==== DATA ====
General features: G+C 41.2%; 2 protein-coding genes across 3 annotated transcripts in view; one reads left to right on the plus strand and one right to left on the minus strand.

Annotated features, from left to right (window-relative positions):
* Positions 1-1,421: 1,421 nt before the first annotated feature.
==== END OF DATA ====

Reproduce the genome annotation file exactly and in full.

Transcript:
General features: G+C 41.2%; 2 protein-coding genes across 3 annotated transcripts in view; one reads left to right on the plus strand and one right to left on the minus strand.

Annotated features, from left to right (window-relative positions):
* Positions 1-1,421: 1,421 nt before the first annotated feature.